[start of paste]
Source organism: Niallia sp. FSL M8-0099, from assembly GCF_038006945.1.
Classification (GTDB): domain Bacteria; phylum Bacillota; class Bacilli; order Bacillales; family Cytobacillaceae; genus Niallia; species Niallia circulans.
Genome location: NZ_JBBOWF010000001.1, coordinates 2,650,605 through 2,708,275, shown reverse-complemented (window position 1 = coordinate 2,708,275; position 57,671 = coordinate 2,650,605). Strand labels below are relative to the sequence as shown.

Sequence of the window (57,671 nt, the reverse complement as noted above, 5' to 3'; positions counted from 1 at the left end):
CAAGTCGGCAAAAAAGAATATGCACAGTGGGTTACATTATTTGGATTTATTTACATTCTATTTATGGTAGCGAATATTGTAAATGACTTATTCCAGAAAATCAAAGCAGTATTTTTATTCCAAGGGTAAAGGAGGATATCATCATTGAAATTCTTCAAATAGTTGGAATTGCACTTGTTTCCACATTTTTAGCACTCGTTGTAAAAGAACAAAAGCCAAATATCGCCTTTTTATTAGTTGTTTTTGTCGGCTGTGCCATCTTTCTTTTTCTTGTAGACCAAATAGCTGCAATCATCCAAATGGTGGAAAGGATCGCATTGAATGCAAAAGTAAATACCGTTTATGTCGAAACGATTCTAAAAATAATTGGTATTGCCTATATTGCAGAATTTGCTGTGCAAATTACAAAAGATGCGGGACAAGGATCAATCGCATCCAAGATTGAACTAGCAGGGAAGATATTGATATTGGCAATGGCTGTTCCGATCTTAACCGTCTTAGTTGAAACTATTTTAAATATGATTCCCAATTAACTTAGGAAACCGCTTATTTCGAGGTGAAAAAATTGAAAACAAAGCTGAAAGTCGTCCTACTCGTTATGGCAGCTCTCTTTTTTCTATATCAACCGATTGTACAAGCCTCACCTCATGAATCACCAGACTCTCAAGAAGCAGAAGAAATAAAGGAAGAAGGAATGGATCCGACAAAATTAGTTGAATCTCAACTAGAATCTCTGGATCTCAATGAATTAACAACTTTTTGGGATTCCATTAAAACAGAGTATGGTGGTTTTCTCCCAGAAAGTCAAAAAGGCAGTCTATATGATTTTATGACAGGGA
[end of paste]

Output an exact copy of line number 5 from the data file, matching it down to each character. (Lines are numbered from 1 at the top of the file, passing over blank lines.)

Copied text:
CAAGTCGGCAAAAAAGAATATGCACAGTGGGTTACATTATTTGGATTTATTTACATTCTATTTATGGTAGCGAATATTGTAAATGACTTATTCCAGAAAATCAAAGCAGTATTTTTATTCCAAGGGTAAAGGAGGATATCATCATTGAAATTCTTCAAATAGTTGGAATTGCACTTGTTTCCACATTTTTAGCACTCGTTGTAAAAGAACAAAAGCCAAATATCGCCTTTTTATTAGTTGTTTTTGTCGGCTGTGCCATCTTTCTTTTTCTTGTAGACCAAATAGCTGCAATCATCCAAATGGTGGAAAGGATCGCATTGAATGCAAAAGTAAATACCGTTTATGTCGAAACGATTCTAAAAATAATTGGTATTGCCTATATTGCAGAATTTGCTGTGCAAATTACAAAAGATGCGGGACAAGGATCAATCGCATCCAAGATTGAACTAGCAGGGAAGATATTGATATTGGCAATGGCTGTTCCGATCTTAACCGTCTTAGTTGAAACTATTTTAAATATGATTCCCAATTAACTTAGGAAACCGCTTATTTCGAGGTGAAAAAATTGAAAACAAAGCTGAAAGTCGTCCTACTCGTTATGGCAGCTCTCTTTTTTCTATATCAACCGATTGTACAAGCCTCACCTCATGAATCACCAGACTCTCAAGAAGCAGAAGAAATAAAGGAAGAAGGAATGGATCCGACAAAATTAGTTGAATCTCAACTAGAATCTCTGGATCTCAATGAATTAACAACTTTTTGGGATTCCATTAAAACAGAGTATGGTGGTTTTCTCCCAGAAAGTCAAAAAGGCAGTCTATATGATTTTATGACAGGGA